3 Steps to Journaling with Impact Storm's Edge Therapy

3 Steps to Journaling with Impact

3 Steps to Journaling with Impact Storm's Edge TherapyAlmost every self-help approach will advocate Journaling as a tool for emotional processing, but so often it simply doesn’t work. This is because there are foundational principles that make recording your inner world therapeutic.

I Did It My Way…

First Key Principle: you need to do it your own way. We probably have a picture in our mind of sitting in a window thoughtfully recording in a hardcover journal with the red ribbon bookmark hanging down. Romantic indeed, but everyone is different with different brain wiring and different life experiences. So when we journal, we can write notes in a book or we can take a large format sheet and fill it with colour: splashes of paint, or crayons, or drawing spider diagrams, etc, etc. Find your way of getting what is inside out onto paper. Yes, digital can work best for some people.

You find whatever works for you and it must be yours. It can be as weird and as creative as you like because it’s about you processing what’s happening inside of you.

Express, Process, Integrate

Second Key Principle: There are 3 different and discrete stages to Therapeutic Journaling; there are different needs for expressing, processing and, then finally, integrating. Because people don’t understand the differences, they muddle them up and journaling doesn’t work to shift an issue.

  • 3 Steps to Journaling with Impact Storm's Edge TherapyWhen you’re feeling something emotional that you’re trying to express, you need to start with a venting process to just get it all out. The standard term here is “evacuating”, which means emptying – getting as much out as possible with as little interference as possible. Get it Out.
    • I phrase this as “just write words”;  so there’s no structure, there’s no thought, there’s no judgment. You have a word in your head and you put it down; it might be the right word or it might not – that’s for future you to decide. It doesn’t have to be a good word it doesn’t have to be a clever word, it just needs to be words.
    • So simply get a piece of paper and write words, phrases or even sentences. The only requirement is an ejecting (vomiting) of what is happening inside and then the recording.
  • The second stage is processing; the moulding of your raw material into something. The task of this phase is ordering your inner world to make some form of sense. Processing is another common, perhaps cliched, term, but what does it mean in practice. Simply put it is about moving from point A to point B. Point A is the ejected insides where the journey starts and point B is the new understanding you are exploring. The question for this phase is what does this mean? Make Sense.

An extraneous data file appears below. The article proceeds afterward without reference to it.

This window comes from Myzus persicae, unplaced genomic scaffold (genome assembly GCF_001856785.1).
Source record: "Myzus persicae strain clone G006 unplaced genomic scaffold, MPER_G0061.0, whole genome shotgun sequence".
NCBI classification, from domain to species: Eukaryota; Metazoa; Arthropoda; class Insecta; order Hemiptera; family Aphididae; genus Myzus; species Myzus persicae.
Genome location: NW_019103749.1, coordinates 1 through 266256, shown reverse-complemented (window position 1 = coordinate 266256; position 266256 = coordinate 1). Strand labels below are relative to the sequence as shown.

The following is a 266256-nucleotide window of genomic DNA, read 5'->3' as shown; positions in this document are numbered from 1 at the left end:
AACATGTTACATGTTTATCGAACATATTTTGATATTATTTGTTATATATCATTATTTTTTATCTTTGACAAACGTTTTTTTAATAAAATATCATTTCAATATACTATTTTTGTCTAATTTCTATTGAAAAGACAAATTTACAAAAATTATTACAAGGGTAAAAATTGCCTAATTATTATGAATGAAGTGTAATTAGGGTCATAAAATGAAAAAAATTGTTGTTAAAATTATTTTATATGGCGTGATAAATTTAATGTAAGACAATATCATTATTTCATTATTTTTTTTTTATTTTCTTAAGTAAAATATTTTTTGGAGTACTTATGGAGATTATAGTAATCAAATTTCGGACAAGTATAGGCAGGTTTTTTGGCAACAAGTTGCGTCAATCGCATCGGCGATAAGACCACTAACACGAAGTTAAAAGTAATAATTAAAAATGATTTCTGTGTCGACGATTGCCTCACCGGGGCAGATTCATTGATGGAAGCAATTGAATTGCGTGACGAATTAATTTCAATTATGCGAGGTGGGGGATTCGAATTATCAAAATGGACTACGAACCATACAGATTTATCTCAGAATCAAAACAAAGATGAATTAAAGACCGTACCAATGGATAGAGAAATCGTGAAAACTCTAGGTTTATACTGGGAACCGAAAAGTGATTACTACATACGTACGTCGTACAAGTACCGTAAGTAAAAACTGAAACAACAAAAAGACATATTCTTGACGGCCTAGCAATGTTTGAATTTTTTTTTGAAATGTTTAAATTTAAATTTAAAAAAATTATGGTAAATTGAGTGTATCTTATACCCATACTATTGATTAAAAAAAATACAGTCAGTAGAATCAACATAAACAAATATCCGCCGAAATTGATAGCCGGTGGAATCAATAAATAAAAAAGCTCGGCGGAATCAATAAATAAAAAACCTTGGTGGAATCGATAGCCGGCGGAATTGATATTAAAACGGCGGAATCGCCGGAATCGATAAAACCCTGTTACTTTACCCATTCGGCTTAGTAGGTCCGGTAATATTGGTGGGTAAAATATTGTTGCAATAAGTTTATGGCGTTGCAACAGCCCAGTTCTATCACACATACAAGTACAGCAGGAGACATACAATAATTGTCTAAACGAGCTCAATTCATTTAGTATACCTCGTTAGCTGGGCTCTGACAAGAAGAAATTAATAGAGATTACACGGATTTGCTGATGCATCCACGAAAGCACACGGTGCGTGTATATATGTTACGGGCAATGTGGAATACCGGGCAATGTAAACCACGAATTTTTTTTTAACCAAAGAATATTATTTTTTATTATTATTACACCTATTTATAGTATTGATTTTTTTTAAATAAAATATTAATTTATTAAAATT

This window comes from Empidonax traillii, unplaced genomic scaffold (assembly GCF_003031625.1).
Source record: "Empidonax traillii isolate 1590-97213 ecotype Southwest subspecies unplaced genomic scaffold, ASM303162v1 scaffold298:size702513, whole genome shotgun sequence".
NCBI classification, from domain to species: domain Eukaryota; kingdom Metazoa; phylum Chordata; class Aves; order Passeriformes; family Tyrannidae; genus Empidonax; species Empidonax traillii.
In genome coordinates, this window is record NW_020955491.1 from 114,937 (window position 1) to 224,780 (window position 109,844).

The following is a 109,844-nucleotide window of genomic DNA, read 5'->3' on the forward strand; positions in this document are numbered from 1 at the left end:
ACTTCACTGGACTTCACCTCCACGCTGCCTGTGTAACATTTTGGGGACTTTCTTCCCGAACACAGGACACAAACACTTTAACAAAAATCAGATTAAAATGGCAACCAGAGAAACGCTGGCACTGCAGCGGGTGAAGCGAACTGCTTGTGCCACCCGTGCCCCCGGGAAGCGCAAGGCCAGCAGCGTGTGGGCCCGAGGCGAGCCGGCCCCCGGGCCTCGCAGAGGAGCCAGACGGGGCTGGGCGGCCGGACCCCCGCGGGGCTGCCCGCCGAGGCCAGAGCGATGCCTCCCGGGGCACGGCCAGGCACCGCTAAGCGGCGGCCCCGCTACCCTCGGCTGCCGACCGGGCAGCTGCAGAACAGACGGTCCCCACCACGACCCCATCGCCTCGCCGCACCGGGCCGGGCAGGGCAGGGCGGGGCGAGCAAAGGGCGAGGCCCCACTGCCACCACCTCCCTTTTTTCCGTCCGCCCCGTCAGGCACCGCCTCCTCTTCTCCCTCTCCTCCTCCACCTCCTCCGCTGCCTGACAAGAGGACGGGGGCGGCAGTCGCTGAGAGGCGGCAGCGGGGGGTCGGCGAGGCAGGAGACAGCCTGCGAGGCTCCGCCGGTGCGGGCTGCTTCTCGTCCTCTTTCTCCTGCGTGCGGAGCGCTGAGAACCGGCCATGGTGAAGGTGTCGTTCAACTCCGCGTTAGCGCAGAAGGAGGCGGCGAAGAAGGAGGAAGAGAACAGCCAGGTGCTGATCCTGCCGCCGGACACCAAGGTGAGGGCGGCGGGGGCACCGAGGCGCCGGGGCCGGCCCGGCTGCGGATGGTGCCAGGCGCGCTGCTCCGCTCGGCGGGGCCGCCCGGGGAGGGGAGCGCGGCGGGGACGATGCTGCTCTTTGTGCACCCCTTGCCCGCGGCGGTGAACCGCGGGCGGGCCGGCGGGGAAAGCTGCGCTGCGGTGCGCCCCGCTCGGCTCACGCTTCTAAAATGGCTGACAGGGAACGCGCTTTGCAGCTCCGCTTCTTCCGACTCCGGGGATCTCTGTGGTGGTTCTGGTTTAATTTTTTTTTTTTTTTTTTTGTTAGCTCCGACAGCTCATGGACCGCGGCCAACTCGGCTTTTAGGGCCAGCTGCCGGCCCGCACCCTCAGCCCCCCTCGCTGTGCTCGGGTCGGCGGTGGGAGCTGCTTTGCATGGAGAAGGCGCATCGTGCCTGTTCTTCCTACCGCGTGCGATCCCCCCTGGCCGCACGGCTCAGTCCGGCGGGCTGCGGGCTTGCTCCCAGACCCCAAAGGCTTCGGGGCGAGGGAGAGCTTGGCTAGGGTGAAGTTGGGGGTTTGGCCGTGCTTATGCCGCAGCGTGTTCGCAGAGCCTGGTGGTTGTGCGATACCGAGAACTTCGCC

• Allow the outcome to be something new, even unexpected (possibly uncomfortable). The more that you try to structure the material into what you already think or what you want it to be, the less you will allow change. Remember that you are only doing any of this because something that is unresolved is bothering you. By definition, you need something new to emerge.

You know who you are, but know not who you could be. William Shakespeare

  • Once you have expressed your inner thoughts and feelings creating the raw material that you processed into some useful understanding, what do you do with this? This is now the step of integration; of taking what you have gained and bringing it back into your life. Here you ask the question what do I do with this new understanding? Plan and Take Action.

The crucial element behind this principle of journaling for growth is that these three stages are discrete processes. When you muddle them, they just cannot work. There’s no functional way that you can express yourself deeply while also editing and judging yourself.

3 Steps to Journaling with Impact Storm's Edge Therapy[BonusBar: A final point of great value is that once you have created your raw material the second two phases can be repeated multiple times, reordering for different needs/contexts and then also replanning with different strategies. The basic resource can be used over and over and even combined with raw thoughts from different times.]